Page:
Council tables budget direction

Special meeting scheduled for 5 p.m. on Monday

Rebecca Neipp

News Review Staff Writer

Adjournment of the regular meeting, and continued budget discussion, of the Ridgecrest City Council at 11 p.m. Wednesday night capped an intensive week of staff presentations, impassioned pleas by a public concerned about loss of services and lengthy council discussions over how to prioritize diminishing city funds with the lowest possible impact to the public.

But even after long hours of public debate, council members indicated Wednesday that they awaited further insight before giving direction to staff that would yield an executable budget, which council hopes to pass by early June.

With a $1.3 million budget shortfall to close this year (on the heels of several million more in revenue losses over the last several fiscal cycles), city officials have been frank in their warnings to the community that it will be impossible to balance the budget without having some impact to services.

The finer points of that discussion hinge on how much to cut in three main areas of interest — public safety, streets and infrastructure, and park and recreation.

While public safety is generally regarded the highest priority, many object to over-reliance on Measure L (the special tax passed to augment streets-repair and public-safety funding) to maintain the police force. Measure L Oversight Committee Member Scott Garver is among the public participants of the meeting who pointed out that by funding 14 officers out of the special tax, and only 19 through the general fund, the city does not have a long-term, sustainable plan for funding public safety if voters do not renew the tax.

On the other side of that coin are those who have expressed concern that while Measure L has been used almost exclusively on police so far in order to cover the most recently discovered budget shortfall, roads are rapidly failing throughout the city. Former councilmember Jerry Taylor noted that without an aggressive plan to repair roads, more than 90 percent will fail within three years. Once a street has crossed that threshold, it becomes 10 times more expensive to fix.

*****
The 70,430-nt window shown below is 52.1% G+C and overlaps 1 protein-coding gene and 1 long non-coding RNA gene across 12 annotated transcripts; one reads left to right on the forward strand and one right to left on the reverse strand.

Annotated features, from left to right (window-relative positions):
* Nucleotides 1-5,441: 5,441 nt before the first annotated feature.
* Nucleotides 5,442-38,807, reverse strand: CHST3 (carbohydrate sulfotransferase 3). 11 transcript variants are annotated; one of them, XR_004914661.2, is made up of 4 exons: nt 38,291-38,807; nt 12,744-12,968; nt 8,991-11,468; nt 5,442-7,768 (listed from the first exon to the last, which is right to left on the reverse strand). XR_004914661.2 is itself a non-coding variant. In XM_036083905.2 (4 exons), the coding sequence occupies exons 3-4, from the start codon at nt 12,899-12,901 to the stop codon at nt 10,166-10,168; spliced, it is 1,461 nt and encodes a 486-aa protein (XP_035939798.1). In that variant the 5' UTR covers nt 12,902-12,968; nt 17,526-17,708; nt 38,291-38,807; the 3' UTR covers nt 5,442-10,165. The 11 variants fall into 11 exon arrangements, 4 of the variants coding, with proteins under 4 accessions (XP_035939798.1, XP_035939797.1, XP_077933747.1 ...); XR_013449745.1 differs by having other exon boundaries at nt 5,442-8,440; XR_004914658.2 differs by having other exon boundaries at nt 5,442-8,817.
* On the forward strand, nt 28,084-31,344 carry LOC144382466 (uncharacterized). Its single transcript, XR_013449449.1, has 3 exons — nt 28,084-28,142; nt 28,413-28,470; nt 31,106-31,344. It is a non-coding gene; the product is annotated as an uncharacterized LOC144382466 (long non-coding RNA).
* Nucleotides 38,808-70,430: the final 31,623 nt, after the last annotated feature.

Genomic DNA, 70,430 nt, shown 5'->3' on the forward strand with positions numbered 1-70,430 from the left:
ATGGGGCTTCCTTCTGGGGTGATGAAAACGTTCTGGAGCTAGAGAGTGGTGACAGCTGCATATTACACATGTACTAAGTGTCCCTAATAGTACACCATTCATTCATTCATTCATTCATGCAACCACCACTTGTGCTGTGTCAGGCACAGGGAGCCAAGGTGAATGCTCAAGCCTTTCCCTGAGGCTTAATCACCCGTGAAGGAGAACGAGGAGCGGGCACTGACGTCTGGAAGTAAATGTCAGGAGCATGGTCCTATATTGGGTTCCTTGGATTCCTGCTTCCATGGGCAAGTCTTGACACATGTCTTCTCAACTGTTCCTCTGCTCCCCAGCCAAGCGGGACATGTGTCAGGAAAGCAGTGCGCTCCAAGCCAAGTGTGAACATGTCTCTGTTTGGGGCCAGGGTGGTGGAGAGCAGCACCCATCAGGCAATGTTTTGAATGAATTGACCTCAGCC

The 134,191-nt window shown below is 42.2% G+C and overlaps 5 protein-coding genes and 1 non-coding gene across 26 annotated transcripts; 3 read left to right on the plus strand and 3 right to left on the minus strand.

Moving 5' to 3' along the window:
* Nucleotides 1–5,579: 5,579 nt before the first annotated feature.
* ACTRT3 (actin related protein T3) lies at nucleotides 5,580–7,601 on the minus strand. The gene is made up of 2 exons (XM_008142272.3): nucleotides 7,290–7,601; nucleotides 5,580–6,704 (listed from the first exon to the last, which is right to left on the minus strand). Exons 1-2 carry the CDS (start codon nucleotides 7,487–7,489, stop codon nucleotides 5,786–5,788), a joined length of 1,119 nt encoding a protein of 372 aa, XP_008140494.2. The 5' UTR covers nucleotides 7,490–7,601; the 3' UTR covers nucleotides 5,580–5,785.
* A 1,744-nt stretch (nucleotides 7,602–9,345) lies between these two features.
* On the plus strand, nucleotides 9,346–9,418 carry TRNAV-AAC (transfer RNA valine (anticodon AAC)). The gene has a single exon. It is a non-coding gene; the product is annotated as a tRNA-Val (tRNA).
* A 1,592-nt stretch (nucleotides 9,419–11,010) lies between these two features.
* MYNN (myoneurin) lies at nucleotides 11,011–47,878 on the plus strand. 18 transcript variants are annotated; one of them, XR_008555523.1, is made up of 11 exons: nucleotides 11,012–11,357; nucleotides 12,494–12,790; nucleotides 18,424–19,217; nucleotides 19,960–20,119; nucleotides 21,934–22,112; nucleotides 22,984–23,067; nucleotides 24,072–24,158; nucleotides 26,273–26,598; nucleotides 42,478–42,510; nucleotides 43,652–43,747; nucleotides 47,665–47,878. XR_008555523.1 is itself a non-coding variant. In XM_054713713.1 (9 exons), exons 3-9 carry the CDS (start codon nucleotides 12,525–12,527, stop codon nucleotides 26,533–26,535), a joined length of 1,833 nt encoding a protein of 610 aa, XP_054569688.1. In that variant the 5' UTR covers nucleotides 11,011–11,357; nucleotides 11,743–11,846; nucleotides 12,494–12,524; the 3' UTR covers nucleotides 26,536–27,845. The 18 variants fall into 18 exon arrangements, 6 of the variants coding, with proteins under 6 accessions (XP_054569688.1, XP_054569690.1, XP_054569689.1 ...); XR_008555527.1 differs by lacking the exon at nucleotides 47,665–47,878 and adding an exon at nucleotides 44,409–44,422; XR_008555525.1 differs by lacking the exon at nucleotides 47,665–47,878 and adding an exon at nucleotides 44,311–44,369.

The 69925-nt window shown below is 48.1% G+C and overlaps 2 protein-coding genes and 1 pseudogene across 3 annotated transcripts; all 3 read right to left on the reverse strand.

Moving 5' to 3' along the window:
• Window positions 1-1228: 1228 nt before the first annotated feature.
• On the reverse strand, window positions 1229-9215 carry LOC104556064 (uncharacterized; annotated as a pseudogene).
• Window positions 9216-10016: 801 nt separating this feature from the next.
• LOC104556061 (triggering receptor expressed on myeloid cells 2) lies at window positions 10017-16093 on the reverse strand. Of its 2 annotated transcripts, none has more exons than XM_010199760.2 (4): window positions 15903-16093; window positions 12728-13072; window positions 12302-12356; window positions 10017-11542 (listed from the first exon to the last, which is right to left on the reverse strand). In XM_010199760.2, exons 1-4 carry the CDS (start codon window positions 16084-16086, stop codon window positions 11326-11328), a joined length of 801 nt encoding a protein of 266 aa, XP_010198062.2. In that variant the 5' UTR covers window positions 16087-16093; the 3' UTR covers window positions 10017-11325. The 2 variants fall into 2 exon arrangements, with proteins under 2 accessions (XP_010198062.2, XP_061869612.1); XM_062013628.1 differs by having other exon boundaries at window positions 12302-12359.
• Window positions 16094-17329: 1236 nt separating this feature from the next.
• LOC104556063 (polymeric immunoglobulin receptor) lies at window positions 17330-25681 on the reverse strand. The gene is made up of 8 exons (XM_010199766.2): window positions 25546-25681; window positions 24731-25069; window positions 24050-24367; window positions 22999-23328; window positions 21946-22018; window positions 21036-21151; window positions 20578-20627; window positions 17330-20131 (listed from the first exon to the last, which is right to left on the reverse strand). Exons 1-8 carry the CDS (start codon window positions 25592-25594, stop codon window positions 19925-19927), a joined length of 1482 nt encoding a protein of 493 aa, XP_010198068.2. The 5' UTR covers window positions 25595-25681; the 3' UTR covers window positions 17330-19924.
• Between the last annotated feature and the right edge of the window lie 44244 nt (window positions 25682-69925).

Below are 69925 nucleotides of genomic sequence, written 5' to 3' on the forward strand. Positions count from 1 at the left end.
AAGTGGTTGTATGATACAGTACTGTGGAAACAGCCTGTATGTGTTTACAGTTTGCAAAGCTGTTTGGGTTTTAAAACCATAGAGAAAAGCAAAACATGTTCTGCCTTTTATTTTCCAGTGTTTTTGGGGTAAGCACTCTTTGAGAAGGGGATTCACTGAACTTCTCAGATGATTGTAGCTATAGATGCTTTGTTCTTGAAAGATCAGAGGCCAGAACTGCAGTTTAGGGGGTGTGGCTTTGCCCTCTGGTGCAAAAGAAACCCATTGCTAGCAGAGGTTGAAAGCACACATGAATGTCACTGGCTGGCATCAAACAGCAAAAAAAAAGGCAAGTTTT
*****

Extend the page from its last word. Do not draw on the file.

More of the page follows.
But the audience at Wednesday’s meeting was packed by those concerned about parks and recreation — which, lacking the Measure L support of police and streets, is the department most vulnerable to reductions in service.

At the beginning of the meeting, scores of football players of both school and league associations filed in and quietly sat through the business proceedings of the council meeting until their opportunity to address the public microphone arose. Coaches and players pled for city support to maintain facilities and programs — particularly the one at Kerr McGee athletic complex.

Parks and Recreation Director Jim Ponek was called to task for reducing revenue-generating programs, consistently relying on faulty projections and turning away volunteers who have offered to fill in the voids left by reductions in some areas.

He was further questioned Wednesday about his request for more park land given his department’s inability to maintain current facilities — which some have pointed out were kept in good repair with similar staff levels in previous years.

Community members came forward with creative solutions to maintain recreation programs in the community. Kern County officials lauded a program outlined by local volunteers that would incorporate business sponsorship of teams, use of DART services to maintain fields and residents to run programs.

Others have pointed out that by adhering to salary schedules that are much higher than comparable jobs on base, the city is investing in the bureaucracy rather than the children who benefit by having access to fields and programs.

“The theme I am hearing is control,” said Taylor. “When people wanted to fix infields or build concession stands they were not allowed to. The athletic associations have been wanting to volunteer for a long time, and have not been allowed to. That needs to change. Maybe the city could pay for utilities if they provide the labor. But you need to do a cost trade so that they can take ownership without being so financially burdened.”

The council is expected to make final direction at its special meeting on Monday, May 6, at 4 p.m. in City Council Chambers. The public is encouraged to participate.

Story First Published: 2013-05-03